The image [shown below] at the top of this week's newsletter (chosen not by me but by erstwhile parish clerk Connie M.) is from the 15th century Ranworth Antiphoner (an antiphoner is a book of Mass and Office chants for use by the choir). One thing we might notice right away is that the priest is celebrating the Mass ad orientem, or, "to the East." That is, he is standing on the same side of the altar and facing the same direction as the (presumed) congregation, as is our custom at Corpus Christi and is indeed normal throughout the Ordinariate (and is actually normative, though not normal, throughout the Church).
I bring this up because of today's saint: St. Teresa Benedicta of the Cross; or, as she more usually know, St. Edith Stein. Edith Stein was a Jew, a convert from Atheism, a professor of philosophy, and a Carmelite nun, murdered by the Nazis in the gas chambers of Auschwitz on 9 August 1942. Bishop Barron has a short but insightful reflection on her life and witness here, in the course of which he relates this story of her forced journey to Auschwitz:
'The sisters were held briefly in a camp in Holland and then were packed onto what amounted to a cattle car for the trip to Auschwitz. A former student of Edith’s reported an encounter with the nun when the train stopped briefly at a platform in Germany. After greeting her, Edith asked her to convey a message to the mother superior in Echt: “We are going to the East,” a sentence with both a literal and a spiritual meaning. She was undoubtedly trying to communicate information about their geographical destination, but “the East” is also mystical language for heaven and eternal life...'
"We are going to the East." The saint's statement reflects her firm belief, her "sure and certain hope" in the resurrection of the body and the life of the world to come. This is precisely why in the churchyard at St. Mary's, with only two recently added exceptions, all 338 of the graves face east - that is, the direction of heaven and the returning Lord. Churches anciently were always build so that direction of prayer was toward the east. (St. Mary's is oddly oriented - meridianated? - to the south; I suppose this is due the exigencies of 18th century property availability.) I haven't done the research, but it's unlikely that St. Edith Stein ever attended Mass except facing literal east. For her, "going to the East" was going to the Lord.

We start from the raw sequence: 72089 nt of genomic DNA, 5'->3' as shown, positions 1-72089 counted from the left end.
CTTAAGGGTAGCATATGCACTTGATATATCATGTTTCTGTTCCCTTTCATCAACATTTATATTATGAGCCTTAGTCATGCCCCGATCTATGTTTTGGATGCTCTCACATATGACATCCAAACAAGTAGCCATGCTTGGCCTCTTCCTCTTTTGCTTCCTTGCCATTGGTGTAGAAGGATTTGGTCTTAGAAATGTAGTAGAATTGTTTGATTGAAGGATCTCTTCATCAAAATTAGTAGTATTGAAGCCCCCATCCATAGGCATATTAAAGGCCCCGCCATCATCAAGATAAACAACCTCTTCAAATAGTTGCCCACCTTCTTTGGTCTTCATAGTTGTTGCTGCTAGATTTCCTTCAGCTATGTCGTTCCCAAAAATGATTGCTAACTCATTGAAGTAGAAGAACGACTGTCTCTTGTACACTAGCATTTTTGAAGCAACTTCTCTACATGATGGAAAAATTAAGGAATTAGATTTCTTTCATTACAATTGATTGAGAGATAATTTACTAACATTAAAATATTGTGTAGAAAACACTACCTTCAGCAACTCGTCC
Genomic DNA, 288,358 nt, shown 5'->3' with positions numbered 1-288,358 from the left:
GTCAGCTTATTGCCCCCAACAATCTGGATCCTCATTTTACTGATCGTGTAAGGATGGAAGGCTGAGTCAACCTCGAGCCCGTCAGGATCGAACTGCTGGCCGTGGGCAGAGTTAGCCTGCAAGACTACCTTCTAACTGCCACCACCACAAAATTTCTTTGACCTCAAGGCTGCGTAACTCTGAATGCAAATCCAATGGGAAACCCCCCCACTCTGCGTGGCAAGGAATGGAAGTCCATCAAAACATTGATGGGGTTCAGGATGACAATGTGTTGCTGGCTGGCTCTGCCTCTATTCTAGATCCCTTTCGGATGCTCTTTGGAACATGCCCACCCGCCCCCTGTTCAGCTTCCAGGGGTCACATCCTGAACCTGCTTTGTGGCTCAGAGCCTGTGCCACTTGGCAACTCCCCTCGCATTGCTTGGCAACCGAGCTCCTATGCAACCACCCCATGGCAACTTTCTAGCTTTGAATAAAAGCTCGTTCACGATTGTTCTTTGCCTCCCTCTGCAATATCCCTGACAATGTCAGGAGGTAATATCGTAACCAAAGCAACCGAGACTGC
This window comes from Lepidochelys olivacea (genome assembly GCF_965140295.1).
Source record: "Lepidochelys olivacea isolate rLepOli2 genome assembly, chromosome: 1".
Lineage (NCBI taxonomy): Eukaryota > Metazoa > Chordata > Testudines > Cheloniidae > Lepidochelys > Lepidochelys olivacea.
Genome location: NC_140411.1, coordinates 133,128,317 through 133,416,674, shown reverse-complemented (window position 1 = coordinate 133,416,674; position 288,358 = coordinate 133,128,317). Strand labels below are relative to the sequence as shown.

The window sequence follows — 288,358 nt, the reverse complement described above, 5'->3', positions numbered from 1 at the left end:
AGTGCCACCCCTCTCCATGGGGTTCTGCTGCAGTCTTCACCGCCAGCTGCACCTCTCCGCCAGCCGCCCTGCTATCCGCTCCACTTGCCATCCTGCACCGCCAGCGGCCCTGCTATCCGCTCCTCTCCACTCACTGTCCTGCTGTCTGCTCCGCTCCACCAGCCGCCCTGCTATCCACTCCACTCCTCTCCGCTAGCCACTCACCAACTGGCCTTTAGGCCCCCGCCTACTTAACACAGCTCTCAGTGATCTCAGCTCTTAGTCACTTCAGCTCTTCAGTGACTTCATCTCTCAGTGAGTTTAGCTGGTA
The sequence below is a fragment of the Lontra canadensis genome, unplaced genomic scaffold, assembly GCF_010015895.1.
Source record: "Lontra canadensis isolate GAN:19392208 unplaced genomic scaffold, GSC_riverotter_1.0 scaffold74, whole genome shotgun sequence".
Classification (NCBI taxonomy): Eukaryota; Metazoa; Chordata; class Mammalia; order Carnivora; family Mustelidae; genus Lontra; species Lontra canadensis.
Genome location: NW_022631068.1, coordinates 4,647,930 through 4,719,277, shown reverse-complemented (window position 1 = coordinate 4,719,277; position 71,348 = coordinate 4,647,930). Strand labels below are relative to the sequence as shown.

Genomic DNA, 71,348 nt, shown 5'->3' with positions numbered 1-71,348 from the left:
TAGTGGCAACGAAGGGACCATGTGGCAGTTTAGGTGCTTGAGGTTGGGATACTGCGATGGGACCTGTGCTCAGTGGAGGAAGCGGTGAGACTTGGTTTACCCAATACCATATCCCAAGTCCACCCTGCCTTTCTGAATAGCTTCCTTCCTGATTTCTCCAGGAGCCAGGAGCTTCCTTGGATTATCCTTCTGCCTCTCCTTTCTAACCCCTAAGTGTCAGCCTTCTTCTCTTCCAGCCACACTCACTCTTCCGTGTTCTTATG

Long ago, St. Augustine put it this way:
"When we rise to pray, we turn East, where heaven begins. And we do this not because God is there, as if He had moved away from the other directions on earth..., but rather to help us remember to turn our mind towards a higher order, that is, to God."
This is why we celebrate Mass ad orientem (even if only figuratively). With Edith Stein and aided by her prayers, and with all the Church, "we are going to the East," and every Mass is another step in our journey to meet our Lord.
God bless you,
P.S. Please remember that Wednesday, 15 August, the Assumption of the Blessed Virgin Mary, is a holy day of obligation.
Update: Regarding the scandal involving Cardinal Theodore McCarrick about which I have previously written to you, I recommend the following letters and articles:
- "An Open Letter from Young Catholics," by various.
- "Public Penance," Dawn Eden Goldstein
- "Albany Bishop: Lay Faithful Should Investigate," Catholic News Agency